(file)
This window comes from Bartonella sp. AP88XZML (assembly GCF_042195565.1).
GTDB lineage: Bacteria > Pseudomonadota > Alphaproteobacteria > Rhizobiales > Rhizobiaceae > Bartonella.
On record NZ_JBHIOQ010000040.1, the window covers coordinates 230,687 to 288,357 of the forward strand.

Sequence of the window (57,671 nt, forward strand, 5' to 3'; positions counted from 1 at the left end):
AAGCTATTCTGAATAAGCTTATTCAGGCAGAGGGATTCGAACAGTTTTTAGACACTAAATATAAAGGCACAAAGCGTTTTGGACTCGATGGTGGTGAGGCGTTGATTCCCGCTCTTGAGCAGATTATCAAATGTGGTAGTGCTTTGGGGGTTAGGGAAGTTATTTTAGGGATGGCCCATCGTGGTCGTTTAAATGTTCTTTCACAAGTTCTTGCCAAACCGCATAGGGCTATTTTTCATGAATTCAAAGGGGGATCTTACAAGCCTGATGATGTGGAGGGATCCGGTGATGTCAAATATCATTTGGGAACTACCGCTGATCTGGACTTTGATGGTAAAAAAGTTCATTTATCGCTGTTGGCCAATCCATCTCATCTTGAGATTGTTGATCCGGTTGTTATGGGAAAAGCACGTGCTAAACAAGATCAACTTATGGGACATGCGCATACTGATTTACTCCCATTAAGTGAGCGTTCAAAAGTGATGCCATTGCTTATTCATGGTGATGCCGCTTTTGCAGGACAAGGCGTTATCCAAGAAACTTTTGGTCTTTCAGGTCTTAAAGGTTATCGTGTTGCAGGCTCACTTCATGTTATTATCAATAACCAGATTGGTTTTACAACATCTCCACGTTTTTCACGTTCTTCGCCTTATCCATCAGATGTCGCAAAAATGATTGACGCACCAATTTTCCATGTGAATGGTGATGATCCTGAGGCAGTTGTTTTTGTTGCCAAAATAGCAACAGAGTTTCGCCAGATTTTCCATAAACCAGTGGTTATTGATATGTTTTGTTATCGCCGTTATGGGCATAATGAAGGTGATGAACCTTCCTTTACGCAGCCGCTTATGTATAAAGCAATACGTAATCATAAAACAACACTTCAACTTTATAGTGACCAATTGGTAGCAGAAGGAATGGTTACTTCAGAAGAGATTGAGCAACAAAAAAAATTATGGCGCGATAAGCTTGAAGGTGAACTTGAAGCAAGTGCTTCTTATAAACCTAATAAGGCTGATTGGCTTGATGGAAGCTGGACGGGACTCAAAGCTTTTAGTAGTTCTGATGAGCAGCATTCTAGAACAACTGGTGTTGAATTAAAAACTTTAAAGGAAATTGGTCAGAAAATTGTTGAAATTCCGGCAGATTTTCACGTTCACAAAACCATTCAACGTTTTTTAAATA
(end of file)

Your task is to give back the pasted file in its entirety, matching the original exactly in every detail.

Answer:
This window comes from Bartonella sp. AP88XZML (assembly GCF_042195565.1).
GTDB lineage: Bacteria > Pseudomonadota > Alphaproteobacteria > Rhizobiales > Rhizobiaceae > Bartonella.
On record NZ_JBHIOQ010000040.1, the window covers coordinates 230,687 to 288,357 of the forward strand.

Sequence of the window (57,671 nt, forward strand, 5' to 3'; positions counted from 1 at the left end):
AAGCTATTCTGAATAAGCTTATTCAGGCAGAGGGATTCGAACAGTTTTTAGACACTAAATATAAAGGCACAAAGCGTTTTGGACTCGATGGTGGTGAGGCGTTGATTCCCGCTCTTGAGCAGATTATCAAATGTGGTAGTGCTTTGGGGGTTAGGGAAGTTATTTTAGGGATGGCCCATCGTGGTCGTTTAAATGTTCTTTCACAAGTTCTTGCCAAACCGCATAGGGCTATTTTTCATGAATTCAAAGGGGGATCTTACAAGCCTGATGATGTGGAGGGATCCGGTGATGTCAAATATCATTTGGGAACTACCGCTGATCTGGACTTTGATGGTAAAAAAGTTCATTTATCGCTGTTGGCCAATCCATCTCATCTTGAGATTGTTGATCCGGTTGTTATGGGAAAAGCACGTGCTAAACAAGATCAACTTATGGGACATGCGCATACTGATTTACTCCCATTAAGTGAGCGTTCAAAAGTGATGCCATTGCTTATTCATGGTGATGCCGCTTTTGCAGGACAAGGCGTTATCCAAGAAACTTTTGGTCTTTCAGGTCTTAAAGGTTATCGTGTTGCAGGCTCACTTCATGTTATTATCAATAACCAGATTGGTTTTACAACATCTCCACGTTTTTCACGTTCTTCGCCTTATCCATCAGATGTCGCAAAAATGATTGACGCACCAATTTTCCATGTGAATGGTGATGATCCTGAGGCAGTTGTTTTTGTTGCCAAAATAGCAACAGAGTTTCGCCAGATTTTCCATAAACCAGTGGTTATTGATATGTTTTGTTATCGCCGTTATGGGCATAATGAAGGTGATGAACCTTCCTTTACGCAGCCGCTTATGTATAAAGCAATACGTAATCATAAAACAACACTTCAACTTTATAGTGACCAATTGGTAGCAGAAGGAATGGTTACTTCAGAAGAGATTGAGCAACAAAAAAAATTATGGCGCGATAAGCTTGAAGGTGAACTTGAAGCAAGTGCTTCTTATAAACCTAATAAGGCTGATTGGCTTGATGGAAGCTGGACGGGACTCAAAGCTTTTAGTAGTTCTGATGAGCAGCATTCTAGAACAACTGGTGTTGAATTAAAAACTTTAAAGGAAATTGGTCAGAAAATTGTTGAAATTCCGGCAGATTTTCACGTTCACAAAACCATTCAACGTTTTTTAAATA